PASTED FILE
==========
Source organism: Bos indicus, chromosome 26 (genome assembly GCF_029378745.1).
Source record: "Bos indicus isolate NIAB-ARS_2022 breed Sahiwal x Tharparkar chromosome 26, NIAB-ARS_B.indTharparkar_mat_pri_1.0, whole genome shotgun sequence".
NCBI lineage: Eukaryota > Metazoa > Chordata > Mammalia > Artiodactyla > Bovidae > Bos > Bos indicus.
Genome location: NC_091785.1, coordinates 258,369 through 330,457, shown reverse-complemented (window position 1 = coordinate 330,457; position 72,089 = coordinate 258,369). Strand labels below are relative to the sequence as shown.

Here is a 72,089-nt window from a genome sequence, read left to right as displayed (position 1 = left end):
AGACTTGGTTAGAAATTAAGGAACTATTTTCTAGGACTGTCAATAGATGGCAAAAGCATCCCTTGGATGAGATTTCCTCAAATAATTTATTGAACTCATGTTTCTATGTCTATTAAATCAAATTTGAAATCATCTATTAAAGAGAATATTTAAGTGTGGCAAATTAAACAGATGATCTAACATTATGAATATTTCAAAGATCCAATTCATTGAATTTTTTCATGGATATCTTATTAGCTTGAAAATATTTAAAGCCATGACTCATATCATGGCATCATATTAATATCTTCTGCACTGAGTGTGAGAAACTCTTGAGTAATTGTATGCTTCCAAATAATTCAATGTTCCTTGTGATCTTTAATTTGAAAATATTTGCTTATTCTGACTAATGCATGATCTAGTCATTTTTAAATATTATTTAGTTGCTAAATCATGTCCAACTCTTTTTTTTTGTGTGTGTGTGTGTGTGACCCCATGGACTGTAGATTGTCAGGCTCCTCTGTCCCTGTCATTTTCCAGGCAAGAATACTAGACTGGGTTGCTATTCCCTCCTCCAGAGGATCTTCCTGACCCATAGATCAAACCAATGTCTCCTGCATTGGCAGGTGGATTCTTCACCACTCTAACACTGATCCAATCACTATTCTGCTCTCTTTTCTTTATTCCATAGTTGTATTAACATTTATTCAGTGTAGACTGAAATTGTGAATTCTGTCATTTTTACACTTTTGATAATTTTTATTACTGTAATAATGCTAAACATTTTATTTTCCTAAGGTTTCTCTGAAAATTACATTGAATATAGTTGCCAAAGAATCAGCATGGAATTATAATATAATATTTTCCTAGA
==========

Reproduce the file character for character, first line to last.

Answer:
Source organism: Bos indicus, chromosome 26 (genome assembly GCF_029378745.1).
Source record: "Bos indicus isolate NIAB-ARS_2022 breed Sahiwal x Tharparkar chromosome 26, NIAB-ARS_B.indTharparkar_mat_pri_1.0, whole genome shotgun sequence".
NCBI lineage: Eukaryota > Metazoa > Chordata > Mammalia > Artiodactyla > Bovidae > Bos > Bos indicus.
Genome location: NC_091785.1, coordinates 258,369 through 330,457, shown reverse-complemented (window position 1 = coordinate 330,457; position 72,089 = coordinate 258,369). Strand labels below are relative to the sequence as shown.

Here is a 72,089-nt window from a genome sequence, read left to right as displayed (position 1 = left end):
AGACTTGGTTAGAAATTAAGGAACTATTTTCTAGGACTGTCAATAGATGGCAAAAGCATCCCTTGGATGAGATTTCCTCAAATAATTTATTGAACTCATGTTTCTATGTCTATTAAATCAAATTTGAAATCATCTATTAAAGAGAATATTTAAGTGTGGCAAATTAAACAGATGATCTAACATTATGAATATTTCAAAGATCCAATTCATTGAATTTTTTCATGGATATCTTATTAGCTTGAAAATATTTAAAGCCATGACTCATATCATGGCATCATATTAATATCTTCTGCACTGAGTGTGAGAAACTCTTGAGTAATTGTATGCTTCCAAATAATTCAATGTTCCTTGTGATCTTTAATTTGAAAATATTTGCTTATTCTGACTAATGCATGATCTAGTCATTTTTAAATATTATTTAGTTGCTAAATCATGTCCAACTCTTTTTTTTTGTGTGTGTGTGTGTGTGACCCCATGGACTGTAGATTGTCAGGCTCCTCTGTCCCTGTCATTTTCCAGGCAAGAATACTAGACTGGGTTGCTATTCCCTCCTCCAGAGGATCTTCCTGACCCATAGATCAAACCAATGTCTCCTGCATTGGCAGGTGGATTCTTCACCACTCTAACACTGATCCAATCACTATTCTGCTCTCTTTTCTTTATTCCATAGTTGTATTAACATTTATTCAGTGTAGACTGAAATTGTGAATTCTGTCATTTTTACACTTTTGATAATTTTTATTACTGTAATAATGCTAAACATTTTATTTTCCTAAGGTTTCTCTGAAAATTACATTGAATATAGTTGCCAAAGAATCAGCATGGAATTATAATATAATATTTTCCTAGA